Weather impacts demands for goods and services as well as customer shopping habits, making retail and manufacturing among the most weather sensitive sectors. Warmer weather conditions during winter months can decrease the demand for a range of costly seasonal apparel items including cashmere sweaters and winter boots, industrial items such as snow blowers, food items such as canned tomatoes commonly used in crockpot dishes, and recreational items such as snowboards. On the flip side, a strong winter storm may impact the ability and motivation of consumers to get to stores, or the ability of products to get to market. This may however prove profitable for online retailers that allow customers to shop from the comfort of their own homes (Hatzius et al, 2015).  The retail industry tends to suffer from unseasonal weather patterns and extreme events, however there are indeed winners and losers within this paradigm.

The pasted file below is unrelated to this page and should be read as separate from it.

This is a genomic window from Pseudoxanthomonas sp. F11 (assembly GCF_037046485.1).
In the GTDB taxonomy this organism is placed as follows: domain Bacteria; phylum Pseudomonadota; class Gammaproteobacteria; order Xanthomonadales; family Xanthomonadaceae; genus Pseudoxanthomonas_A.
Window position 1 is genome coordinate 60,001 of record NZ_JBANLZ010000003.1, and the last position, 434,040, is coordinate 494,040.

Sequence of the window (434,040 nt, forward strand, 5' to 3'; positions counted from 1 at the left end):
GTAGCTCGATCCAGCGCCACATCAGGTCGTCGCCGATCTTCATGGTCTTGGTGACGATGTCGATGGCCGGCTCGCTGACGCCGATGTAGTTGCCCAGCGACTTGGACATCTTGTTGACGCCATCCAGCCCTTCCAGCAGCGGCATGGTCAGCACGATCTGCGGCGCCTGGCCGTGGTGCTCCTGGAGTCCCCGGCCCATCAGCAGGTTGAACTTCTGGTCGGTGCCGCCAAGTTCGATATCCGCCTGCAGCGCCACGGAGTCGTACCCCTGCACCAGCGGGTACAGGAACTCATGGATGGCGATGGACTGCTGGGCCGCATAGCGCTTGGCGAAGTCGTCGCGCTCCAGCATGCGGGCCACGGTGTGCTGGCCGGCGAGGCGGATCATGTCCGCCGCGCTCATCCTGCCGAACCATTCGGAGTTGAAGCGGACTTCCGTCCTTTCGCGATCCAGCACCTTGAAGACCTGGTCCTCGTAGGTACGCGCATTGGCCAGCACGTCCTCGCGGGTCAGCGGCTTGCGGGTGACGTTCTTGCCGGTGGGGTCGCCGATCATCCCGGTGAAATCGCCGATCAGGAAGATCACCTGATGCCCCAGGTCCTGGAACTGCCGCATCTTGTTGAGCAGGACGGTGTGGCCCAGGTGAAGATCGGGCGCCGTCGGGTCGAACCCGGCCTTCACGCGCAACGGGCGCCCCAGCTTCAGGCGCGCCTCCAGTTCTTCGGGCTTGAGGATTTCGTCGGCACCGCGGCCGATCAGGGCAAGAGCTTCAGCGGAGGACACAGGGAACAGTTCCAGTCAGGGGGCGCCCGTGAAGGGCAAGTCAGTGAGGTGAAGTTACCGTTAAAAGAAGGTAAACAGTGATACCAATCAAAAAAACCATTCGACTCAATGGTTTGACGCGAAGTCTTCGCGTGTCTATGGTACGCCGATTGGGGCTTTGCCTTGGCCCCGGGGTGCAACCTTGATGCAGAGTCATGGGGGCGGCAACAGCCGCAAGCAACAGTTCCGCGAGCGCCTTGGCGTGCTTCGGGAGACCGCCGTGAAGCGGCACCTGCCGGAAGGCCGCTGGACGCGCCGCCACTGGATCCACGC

NOAA’s National Centers for Environmental Information (NCEI), the largest archive of climate and weather data in the world, has released their latest case study on how retail and manufactures use NCEI’s climate and weather data. The report, video and infographic are informed by interviews with representatives from major retail and manufacturing companies, and financial firms who invest in these industries. These sectors utilize NCEI’s products to understand the impacts of weather to their businesses or investments, and make decisions accordingly.